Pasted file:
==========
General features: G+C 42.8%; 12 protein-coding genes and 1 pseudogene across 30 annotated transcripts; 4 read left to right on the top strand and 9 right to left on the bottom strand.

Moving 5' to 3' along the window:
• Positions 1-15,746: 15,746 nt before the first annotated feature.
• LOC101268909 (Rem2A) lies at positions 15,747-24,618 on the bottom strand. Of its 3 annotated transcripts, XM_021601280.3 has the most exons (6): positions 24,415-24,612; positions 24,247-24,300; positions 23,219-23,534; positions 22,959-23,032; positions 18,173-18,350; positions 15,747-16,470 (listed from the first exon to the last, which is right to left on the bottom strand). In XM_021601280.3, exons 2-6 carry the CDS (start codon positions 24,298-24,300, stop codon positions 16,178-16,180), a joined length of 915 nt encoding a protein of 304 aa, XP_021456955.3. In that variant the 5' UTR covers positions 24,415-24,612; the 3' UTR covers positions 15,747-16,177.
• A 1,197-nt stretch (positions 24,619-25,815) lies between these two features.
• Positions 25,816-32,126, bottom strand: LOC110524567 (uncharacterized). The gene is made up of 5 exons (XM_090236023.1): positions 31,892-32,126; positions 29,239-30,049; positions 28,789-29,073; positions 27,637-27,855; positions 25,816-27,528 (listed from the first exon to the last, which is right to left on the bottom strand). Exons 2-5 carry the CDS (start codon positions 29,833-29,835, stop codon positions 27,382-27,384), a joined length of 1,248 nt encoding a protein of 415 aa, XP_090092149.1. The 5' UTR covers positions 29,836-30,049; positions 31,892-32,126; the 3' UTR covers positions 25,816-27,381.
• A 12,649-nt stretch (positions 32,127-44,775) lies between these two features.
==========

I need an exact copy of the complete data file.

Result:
General features: G+C 42.8%; 12 protein-coding genes and 1 pseudogene across 30 annotated transcripts; 4 read left to right on the top strand and 9 right to left on the bottom strand.

Moving 5' to 3' along the window:
• Positions 1-15,746: 15,746 nt before the first annotated feature.
• LOC101268909 (Rem2A) lies at positions 15,747-24,618 on the bottom strand. Of its 3 annotated transcripts, XM_021601280.3 has the most exons (6): positions 24,415-24,612; positions 24,247-24,300; positions 23,219-23,534; positions 22,959-23,032; positions 18,173-18,350; positions 15,747-16,470 (listed from the first exon to the last, which is right to left on the bottom strand). In XM_021601280.3, exons 2-6 carry the CDS (start codon positions 24,298-24,300, stop codon positions 16,178-16,180), a joined length of 915 nt encoding a protein of 304 aa, XP_021456955.3. In that variant the 5' UTR covers positions 24,415-24,612; the 3' UTR covers positions 15,747-16,177.
• A 1,197-nt stretch (positions 24,619-25,815) lies between these two features.
• Positions 25,816-32,126, bottom strand: LOC110524567 (uncharacterized). The gene is made up of 5 exons (XM_090236023.1): positions 31,892-32,126; positions 29,239-30,049; positions 28,789-29,073; positions 27,637-27,855; positions 25,816-27,528 (listed from the first exon to the last, which is right to left on the bottom strand). Exons 2-5 carry the CDS (start codon positions 29,833-29,835, stop codon positions 27,382-27,384), a joined length of 1,248 nt encoding a protein of 415 aa, XP_090092149.1. The 5' UTR covers positions 29,836-30,049; positions 31,892-32,126; the 3' UTR covers positions 25,816-27,381.
• A 12,649-nt stretch (positions 32,127-44,775) lies between these two features.